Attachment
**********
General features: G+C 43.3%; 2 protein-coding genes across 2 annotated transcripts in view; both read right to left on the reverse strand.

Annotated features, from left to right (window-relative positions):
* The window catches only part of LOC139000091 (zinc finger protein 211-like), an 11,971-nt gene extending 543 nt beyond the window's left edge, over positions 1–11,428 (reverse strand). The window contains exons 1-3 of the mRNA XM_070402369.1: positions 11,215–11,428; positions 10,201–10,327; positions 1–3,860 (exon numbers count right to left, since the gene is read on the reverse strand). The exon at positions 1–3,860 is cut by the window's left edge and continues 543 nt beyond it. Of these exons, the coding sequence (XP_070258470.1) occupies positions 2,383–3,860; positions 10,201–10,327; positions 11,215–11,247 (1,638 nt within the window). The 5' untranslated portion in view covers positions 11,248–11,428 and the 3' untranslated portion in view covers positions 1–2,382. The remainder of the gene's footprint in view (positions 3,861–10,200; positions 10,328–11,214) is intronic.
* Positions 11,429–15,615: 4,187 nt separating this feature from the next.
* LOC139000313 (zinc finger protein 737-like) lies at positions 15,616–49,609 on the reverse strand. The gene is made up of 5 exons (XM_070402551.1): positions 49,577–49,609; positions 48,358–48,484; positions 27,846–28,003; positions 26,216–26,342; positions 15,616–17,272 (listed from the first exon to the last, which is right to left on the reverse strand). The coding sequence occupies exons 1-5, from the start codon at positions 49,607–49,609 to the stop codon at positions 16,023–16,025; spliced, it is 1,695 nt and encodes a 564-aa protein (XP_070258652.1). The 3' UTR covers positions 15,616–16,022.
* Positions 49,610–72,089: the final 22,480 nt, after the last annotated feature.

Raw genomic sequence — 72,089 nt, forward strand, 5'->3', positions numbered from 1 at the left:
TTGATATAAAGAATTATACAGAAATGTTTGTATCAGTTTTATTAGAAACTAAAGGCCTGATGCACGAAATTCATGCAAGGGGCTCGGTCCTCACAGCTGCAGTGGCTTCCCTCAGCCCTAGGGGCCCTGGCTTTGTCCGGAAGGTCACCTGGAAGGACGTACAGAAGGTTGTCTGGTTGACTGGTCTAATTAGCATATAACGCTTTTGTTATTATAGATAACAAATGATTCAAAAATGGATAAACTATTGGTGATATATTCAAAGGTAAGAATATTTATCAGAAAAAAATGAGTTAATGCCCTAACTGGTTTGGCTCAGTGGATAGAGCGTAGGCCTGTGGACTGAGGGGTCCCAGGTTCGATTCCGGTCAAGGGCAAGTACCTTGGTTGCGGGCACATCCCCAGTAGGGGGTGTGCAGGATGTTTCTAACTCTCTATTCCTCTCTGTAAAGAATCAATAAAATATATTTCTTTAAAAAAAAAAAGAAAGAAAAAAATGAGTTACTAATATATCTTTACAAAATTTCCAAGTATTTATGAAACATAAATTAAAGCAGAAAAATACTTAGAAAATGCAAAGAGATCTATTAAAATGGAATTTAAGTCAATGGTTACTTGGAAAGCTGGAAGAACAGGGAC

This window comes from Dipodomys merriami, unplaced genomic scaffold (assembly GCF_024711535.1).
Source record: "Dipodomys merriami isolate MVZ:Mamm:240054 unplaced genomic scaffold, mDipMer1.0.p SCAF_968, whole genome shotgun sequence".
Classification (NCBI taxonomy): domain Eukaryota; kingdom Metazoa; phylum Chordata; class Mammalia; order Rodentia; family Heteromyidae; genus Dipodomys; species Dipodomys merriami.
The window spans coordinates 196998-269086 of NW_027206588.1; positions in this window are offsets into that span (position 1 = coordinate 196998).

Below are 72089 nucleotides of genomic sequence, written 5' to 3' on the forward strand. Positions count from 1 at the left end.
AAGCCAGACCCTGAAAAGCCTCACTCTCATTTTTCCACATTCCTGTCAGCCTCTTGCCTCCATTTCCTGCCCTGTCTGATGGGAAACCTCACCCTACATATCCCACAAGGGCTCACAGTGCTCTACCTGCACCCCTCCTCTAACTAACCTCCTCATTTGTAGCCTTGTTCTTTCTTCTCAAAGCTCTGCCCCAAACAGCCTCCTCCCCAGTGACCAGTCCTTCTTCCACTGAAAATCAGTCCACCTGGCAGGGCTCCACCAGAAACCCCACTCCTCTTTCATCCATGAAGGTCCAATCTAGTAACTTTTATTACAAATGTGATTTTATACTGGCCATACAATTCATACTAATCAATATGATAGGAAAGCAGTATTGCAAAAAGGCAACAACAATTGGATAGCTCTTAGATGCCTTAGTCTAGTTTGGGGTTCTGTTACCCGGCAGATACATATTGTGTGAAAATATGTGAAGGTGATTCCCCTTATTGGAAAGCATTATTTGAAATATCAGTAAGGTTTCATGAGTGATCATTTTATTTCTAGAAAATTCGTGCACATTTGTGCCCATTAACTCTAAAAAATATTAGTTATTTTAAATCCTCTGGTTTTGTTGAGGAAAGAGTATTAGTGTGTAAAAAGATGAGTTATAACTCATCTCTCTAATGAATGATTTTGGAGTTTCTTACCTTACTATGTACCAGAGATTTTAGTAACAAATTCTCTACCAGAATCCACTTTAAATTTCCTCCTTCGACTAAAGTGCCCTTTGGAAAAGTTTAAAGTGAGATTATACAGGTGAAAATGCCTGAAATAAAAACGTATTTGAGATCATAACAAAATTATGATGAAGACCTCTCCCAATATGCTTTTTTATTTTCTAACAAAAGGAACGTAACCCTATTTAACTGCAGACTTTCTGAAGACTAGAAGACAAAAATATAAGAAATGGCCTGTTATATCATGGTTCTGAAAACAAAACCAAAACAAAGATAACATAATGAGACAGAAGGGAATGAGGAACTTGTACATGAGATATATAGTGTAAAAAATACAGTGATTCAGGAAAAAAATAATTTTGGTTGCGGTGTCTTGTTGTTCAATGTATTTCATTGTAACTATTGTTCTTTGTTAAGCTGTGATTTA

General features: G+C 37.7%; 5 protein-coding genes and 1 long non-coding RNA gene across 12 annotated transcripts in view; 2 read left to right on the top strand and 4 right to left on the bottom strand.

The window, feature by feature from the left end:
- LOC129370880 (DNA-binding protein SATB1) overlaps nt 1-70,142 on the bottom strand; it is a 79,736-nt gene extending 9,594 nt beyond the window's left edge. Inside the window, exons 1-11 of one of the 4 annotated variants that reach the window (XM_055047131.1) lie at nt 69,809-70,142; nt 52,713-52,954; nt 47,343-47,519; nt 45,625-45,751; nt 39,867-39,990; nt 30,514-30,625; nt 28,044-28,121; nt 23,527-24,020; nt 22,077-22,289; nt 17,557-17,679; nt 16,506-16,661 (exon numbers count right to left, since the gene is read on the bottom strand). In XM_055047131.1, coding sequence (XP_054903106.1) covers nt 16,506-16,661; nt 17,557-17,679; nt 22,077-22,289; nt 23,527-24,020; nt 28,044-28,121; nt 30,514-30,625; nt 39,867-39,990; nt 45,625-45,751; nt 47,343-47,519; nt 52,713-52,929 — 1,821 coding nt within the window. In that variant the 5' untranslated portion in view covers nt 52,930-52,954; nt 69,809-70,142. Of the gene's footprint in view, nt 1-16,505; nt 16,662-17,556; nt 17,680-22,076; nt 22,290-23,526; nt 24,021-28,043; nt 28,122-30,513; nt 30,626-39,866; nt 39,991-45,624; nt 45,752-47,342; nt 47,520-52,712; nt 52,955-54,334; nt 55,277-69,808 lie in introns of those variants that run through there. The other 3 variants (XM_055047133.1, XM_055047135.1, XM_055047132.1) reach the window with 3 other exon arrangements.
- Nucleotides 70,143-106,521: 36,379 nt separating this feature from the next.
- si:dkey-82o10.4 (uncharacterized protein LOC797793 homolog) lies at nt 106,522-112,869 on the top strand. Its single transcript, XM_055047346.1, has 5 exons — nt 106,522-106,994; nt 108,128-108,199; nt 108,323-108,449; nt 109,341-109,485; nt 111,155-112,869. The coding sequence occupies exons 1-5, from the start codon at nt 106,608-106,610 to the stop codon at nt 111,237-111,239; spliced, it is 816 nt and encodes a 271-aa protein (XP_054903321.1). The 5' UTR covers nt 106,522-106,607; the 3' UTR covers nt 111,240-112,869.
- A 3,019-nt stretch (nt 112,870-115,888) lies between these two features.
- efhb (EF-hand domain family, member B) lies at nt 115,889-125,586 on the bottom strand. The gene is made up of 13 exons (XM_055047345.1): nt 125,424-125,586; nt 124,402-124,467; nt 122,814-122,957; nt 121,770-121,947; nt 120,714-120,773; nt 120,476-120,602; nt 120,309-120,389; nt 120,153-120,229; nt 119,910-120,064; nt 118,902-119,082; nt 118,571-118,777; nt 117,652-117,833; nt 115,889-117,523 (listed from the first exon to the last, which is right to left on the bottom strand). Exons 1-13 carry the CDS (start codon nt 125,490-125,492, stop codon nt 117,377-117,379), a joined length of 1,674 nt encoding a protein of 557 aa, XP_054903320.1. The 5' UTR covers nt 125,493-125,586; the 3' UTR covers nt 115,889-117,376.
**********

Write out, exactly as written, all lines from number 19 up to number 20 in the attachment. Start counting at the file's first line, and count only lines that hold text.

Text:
- si:dkey-82o10.4 (uncharacterized protein LOC797793 homolog) lies at nt 106,522-112,869 on the top strand. Its single transcript, XM_055047346.1, has 5 exons — nt 106,522-106,994; nt 108,128-108,199; nt 108,323-108,449; nt 109,341-109,485; nt 111,155-112,869. The coding sequence occupies exons 1-5, from the start codon at nt 106,608-106,610 to the stop codon at nt 111,237-111,239; spliced, it is 816 nt and encodes a 271-aa protein (XP_054903321.1). The 5' UTR covers nt 106,522-106,607; the 3' UTR covers nt 111,240-112,869.
- A 3,019-nt stretch (nt 112,870-115,888) lies between these two features.